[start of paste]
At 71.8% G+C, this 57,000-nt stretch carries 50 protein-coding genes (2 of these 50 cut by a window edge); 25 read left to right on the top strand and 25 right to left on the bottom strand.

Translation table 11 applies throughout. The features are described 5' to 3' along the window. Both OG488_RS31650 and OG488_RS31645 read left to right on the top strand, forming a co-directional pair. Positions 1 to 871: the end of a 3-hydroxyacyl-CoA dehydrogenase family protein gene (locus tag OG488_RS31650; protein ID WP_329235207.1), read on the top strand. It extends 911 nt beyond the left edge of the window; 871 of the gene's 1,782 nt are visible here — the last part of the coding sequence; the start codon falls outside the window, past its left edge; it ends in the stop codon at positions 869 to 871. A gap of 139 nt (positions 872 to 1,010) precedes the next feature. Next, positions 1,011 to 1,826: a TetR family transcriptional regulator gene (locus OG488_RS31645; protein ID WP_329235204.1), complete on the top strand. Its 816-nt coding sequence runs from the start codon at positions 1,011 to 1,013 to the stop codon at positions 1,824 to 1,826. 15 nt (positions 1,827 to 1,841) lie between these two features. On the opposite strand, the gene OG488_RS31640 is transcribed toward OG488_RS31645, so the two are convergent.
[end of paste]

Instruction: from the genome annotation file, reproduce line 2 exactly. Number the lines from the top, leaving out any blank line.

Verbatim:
Translation table 11 applies throughout. The features are described 5' to 3' along the window. Both OG488_RS31650 and OG488_RS31645 read left to right on the top strand, forming a co-directional pair. Positions 1 to 871: the end of a 3-hydroxyacyl-CoA dehydrogenase family protein gene (locus tag OG488_RS31650; protein ID WP_329235207.1), read on the top strand. It extends 911 nt beyond the left edge of the window; 871 of the gene's 1,782 nt are visible here — the last part of the coding sequence; the start codon falls outside the window, past its left edge; it ends in the stop codon at positions 869 to 871. A gap of 139 nt (positions 872 to 1,010) precedes the next feature. Next, positions 1,011 to 1,826: a TetR family transcriptional regulator gene (locus OG488_RS31645; protein ID WP_329235204.1), complete on the top strand. Its 816-nt coding sequence runs from the start codon at positions 1,011 to 1,013 to the stop codon at positions 1,824 to 1,826. 15 nt (positions 1,827 to 1,841) lie between these two features. On the opposite strand, the gene OG488_RS31640 is transcribed toward OG488_RS31645, so the two are convergent.